And then there’s also the board game Clue. I’m a big fan of this classic board game, so this might have stood out to me to a larger extent than intended, but the Unicorn’s “real” name is Redmond, corresponding to Miss Scarlet (a shade of red) in Clue. The game has one Colonel (Michael) Mustard (always the character I play) and we have a colonel in this story as well. Professor Plum, of the board game is our Professor Peach in this and Reverend Green in the game is matched to Reverend Golightly. Though I didn’t see a direct connection to Mrs. White or Peacock, it’s been a while since I’ve watched it, so it is possible that I’m merely forgetful. And the references don’t stop there. There’s a body in the Library. Is there a shortcut to the conservatory? Not sure… There are also murder weapons like the rope, lead pipe, gun, candlestick and knife. (I wasn’t kidding when I said it is one of my favorite board games but I want to come back to that in a second…!)
Once again, like The Shakespeare Code, there’s more chicken/egg shenanigans going on. Donna mentions Murder on the Orient Express before it was written thus possibly giving Christie the idea for it; an idea she wouldn’t have if Christie had not written it! There’s the aforementioned Body in the Library that was the title of one of her other works, but I have only read a few of her books so I only knew that one by title. And then there were none and Murder on the Orient Express jumped out at me but I had to go online to see what other references there were. For that, I had to pop to the superb Tardis.wikia.com, (where I learned that I was not alone in noticing those Clue references, although it does show the two characters that I did not pick up on). Well the list is extensive! Most, I’m disheartened to say, whizzed right past me which, as a guy who loves Easter Egg reference material, that stings like a wasp!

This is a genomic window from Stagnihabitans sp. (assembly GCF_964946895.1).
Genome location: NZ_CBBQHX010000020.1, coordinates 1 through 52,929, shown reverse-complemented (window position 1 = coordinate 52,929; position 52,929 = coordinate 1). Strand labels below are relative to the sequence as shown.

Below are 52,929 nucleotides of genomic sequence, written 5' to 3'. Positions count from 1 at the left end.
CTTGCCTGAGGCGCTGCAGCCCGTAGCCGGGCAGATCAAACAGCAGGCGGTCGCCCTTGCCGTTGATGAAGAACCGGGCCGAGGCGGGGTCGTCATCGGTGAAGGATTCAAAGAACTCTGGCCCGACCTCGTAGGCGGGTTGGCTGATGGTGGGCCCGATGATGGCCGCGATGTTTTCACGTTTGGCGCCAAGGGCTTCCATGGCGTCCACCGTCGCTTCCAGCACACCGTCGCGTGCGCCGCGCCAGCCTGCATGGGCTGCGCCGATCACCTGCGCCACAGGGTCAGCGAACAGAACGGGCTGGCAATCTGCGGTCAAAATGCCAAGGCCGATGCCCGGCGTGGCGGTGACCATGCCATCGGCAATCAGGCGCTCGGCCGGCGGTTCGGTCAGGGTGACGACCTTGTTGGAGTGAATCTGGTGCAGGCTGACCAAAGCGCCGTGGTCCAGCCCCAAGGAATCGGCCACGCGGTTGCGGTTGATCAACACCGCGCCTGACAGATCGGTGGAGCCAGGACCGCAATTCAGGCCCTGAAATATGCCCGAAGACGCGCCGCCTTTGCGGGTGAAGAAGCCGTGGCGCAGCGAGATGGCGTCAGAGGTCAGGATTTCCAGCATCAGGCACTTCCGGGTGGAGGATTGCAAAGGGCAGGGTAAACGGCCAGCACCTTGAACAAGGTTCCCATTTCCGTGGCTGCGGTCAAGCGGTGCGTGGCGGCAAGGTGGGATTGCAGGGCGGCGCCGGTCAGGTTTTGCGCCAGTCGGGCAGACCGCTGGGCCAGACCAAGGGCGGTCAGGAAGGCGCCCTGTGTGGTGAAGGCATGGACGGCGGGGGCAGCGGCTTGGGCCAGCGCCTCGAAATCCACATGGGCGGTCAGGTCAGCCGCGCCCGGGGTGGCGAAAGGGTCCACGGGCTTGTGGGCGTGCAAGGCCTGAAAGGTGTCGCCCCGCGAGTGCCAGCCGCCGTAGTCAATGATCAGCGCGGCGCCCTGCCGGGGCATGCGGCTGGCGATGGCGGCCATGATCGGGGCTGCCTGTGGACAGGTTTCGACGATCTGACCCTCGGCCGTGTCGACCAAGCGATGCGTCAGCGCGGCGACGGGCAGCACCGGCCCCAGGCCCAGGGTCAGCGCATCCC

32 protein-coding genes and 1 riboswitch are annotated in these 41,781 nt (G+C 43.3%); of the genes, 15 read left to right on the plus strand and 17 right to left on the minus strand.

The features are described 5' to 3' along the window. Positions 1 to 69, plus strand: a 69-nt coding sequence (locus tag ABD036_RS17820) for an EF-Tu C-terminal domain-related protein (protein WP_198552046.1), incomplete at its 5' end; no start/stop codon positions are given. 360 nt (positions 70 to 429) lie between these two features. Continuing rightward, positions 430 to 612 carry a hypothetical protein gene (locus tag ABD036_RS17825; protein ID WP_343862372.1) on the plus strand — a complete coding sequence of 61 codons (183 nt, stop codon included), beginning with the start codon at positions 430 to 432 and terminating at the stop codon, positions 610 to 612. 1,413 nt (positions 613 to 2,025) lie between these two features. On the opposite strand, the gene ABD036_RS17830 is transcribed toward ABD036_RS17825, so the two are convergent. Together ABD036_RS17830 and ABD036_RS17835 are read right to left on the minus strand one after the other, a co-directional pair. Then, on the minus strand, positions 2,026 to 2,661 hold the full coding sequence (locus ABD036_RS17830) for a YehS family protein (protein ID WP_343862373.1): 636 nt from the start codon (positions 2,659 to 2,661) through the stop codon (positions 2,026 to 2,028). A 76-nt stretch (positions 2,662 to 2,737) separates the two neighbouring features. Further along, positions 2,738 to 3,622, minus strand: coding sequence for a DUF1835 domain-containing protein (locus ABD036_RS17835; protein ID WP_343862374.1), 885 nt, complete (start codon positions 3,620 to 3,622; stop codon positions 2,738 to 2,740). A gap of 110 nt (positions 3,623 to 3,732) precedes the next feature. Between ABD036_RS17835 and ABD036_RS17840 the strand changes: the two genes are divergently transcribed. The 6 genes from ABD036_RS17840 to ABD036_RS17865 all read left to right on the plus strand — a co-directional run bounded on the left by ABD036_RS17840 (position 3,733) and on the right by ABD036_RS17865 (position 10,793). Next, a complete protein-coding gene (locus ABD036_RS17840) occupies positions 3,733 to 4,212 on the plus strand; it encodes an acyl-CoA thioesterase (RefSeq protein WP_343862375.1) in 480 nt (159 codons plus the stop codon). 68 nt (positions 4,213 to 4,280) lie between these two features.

The Unicorn and the Wasp is a lighter episode during the missing planet story arc. The enemy is not very captivating. The resolution to the real life Agatha Christie mystery is weak. But the episode is light-hearted fun and Tennant and Tate play it perfectly. Tennant is an incredible actor with great range. Tate knows comedy and you can’t help but laugh out loud as she guesses Harvey Wallbanger to save the Doctor’s life. It probably won’t make any top ten lists, but it is a fun romp.
One final point on Clue, unrelated to Doctor Who. In the game, you’re trying to decide the murderer, the room and the weapon. But that’s worthy of a comedy all by itself. First of all, the body is probably still in the room the murder took place in, so there’s no mystery. If s/he is not, does it really matter what room the crime took place in? Perhaps motive would make for a better thing to uncover. Then for the weapon, if there’s a bullet hole, you’re probably not expecting death by rope. Equally, if the body is hanging, do you really ponder where the knife is? I think the game may fail a bit in that regard, but I still love playing it! Now if only we added a vespiform to the list of suspects… ML
Read next in the Junkyard… Silence in the Library